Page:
Ten Events That Shook Up Tech in 2011

Steve JobsHow well were you able to keep up with the fast-moving world of technology during? Here’s my list of events made 2011 fascinating,and will continue to have ramifications as we flip the calendar into 2012.

R.I.P. Steve Jobs

The death of Apple co-founder and CEO Steve Jobs, though expected, sent shockwaves around the world. Millions paid tribute to his genius and vision while wondering if Apple’s new CEO Tim Cook could carry Jobs’ brightly burning torch. Walter Isaacson’s massive biography of Jobs became the best-selling non-fiction book of the year.

Patent Wars Take a Toll on Innovation

Throughout the year bloody battles over patents enriched lawyers both here and abroad but left the future of handheld gadgetry in flux as Apple, Google, HTC, Motorola, Samsung and others all sued each other over the use of various phone and tablet interface design, operating systems and the underlying code that drives them.

Tech Employment Bounces Back

The number of technology jobs, as counted by the U.S. Bureau of Labor Statistics, inched up month by month. By the end of 2011, it appeared that overall employment in the tech industry had reached 4,068,000, a year-over-year gain of 2.1 percent and basically equivalent to the all-time high of 4.088 million, reached in June 2008.

Smartphones Help Mobilize Arab Spring Protestors

Iran. Tunisia. Egypt. Yemen. Libya. Bahrain. In every Middle Eastern location where protests and calls for change were heard, smartphones played a big role, not only to help protestors communicate but also to spread news with their built-in video and social networking features. Abuses and atrocities that might have gone unseen by the wider world were now just a click away on YouTube, Facebook and Twitter. But maybe not in Syria now, where the iPhone was banned in December.

HTML5 Tightens Its Grip on the Future

All year long, the fortunes of HTML5 improved as it was increasingly seen as the future lingua franca of the Net, especially since it’s designed to run on low-powered devices such as smartphones and tablets. In December 2011 research firm Strategy Analytics forecast sales of HTML5 compatible phones will top 1 billion in 2013.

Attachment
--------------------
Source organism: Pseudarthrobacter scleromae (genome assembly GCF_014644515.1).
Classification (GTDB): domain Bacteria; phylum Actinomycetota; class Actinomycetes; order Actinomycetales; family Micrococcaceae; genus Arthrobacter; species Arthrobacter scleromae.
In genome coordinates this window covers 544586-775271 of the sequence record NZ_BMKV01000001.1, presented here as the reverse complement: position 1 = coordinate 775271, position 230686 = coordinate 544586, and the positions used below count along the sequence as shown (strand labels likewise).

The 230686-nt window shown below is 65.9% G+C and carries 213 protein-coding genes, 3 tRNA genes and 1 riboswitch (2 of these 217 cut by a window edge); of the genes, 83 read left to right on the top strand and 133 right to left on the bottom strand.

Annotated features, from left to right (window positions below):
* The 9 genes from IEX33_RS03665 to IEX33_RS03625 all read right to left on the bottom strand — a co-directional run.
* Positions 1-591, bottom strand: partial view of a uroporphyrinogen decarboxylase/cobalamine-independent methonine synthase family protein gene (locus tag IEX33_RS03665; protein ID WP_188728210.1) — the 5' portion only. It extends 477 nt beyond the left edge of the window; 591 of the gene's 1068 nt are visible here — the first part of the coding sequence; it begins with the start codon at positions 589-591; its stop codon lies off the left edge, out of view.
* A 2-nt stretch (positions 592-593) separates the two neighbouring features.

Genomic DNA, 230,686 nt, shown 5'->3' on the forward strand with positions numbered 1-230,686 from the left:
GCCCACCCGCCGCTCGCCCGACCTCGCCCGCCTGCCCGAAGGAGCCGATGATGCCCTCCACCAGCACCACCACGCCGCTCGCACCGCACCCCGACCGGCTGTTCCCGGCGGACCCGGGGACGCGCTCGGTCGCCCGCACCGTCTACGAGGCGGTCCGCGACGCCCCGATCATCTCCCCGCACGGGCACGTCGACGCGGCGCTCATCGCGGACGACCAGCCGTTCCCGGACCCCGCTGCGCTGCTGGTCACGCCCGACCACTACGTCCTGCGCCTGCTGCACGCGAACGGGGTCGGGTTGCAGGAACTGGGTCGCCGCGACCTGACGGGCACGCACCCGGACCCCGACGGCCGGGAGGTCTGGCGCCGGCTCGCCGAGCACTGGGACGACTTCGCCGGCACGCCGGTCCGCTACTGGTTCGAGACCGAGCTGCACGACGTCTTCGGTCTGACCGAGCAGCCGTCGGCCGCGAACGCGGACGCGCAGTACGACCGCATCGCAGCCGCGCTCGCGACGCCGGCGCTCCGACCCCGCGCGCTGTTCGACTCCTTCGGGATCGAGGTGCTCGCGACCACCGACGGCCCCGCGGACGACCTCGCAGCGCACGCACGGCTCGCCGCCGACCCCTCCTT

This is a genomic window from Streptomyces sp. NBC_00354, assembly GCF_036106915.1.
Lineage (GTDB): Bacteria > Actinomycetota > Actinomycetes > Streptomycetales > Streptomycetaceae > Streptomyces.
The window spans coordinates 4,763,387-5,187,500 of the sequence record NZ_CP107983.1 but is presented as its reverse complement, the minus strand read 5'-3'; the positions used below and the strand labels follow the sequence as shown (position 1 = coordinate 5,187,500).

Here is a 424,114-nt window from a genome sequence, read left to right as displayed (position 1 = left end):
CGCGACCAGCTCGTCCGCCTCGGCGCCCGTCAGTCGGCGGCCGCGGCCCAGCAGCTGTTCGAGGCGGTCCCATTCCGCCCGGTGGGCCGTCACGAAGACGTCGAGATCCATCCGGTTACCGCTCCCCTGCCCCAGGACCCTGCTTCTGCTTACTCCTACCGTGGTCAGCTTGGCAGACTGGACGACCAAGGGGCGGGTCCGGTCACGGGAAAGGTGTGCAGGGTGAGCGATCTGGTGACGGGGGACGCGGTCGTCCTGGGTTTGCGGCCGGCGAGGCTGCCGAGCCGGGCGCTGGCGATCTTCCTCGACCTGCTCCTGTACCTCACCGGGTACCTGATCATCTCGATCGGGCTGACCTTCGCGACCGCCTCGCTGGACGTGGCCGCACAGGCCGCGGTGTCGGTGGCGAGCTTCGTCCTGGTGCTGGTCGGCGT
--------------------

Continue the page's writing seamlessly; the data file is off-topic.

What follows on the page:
Troubling Hack Attacks Proliferate

It was a bad year for cyber attacks as mysterious hackers such as Anonymous and LulzSec wreaked havoc again and again. The victims included Fox News, British ATM networks, PBS, Sony Pictures, Nintendo, Bethesda Game Studios and others.

HP Kills Its TouchPad

Hewlett-Packard took a shot at competing with the iPad, but had little faith in its own TouchPad and dropped the product quickly. Then, its surprise, a $99 fire sale of the remaining inventory set off an iPad-like shopping frenzy as webOS fans scooped up as many TouchPads as they could carry.

Windows 8 Preview Arrives

Developers were given free access to the Windows 8 Developers Preview in September, and 3 million downloads followed. By the end of the year, however, it was clear that many of those downloads were going unused and that the Windows 7 preview three years earlier had inspired far more interest. At the same time, some developers who were using it were griping about it.

The iPhone 4S Lauches…and Siri Says Hello

iPhone fans expecting the arrival of the iPhone 5 on October 4 were let down when the new model turned out to be the iPhone 4S. Their interest perked up, however, when they found that the “S” stood for Siri, Apple’s new voice-driven personal information assistant, which proved to be a compelling addition to the phone.

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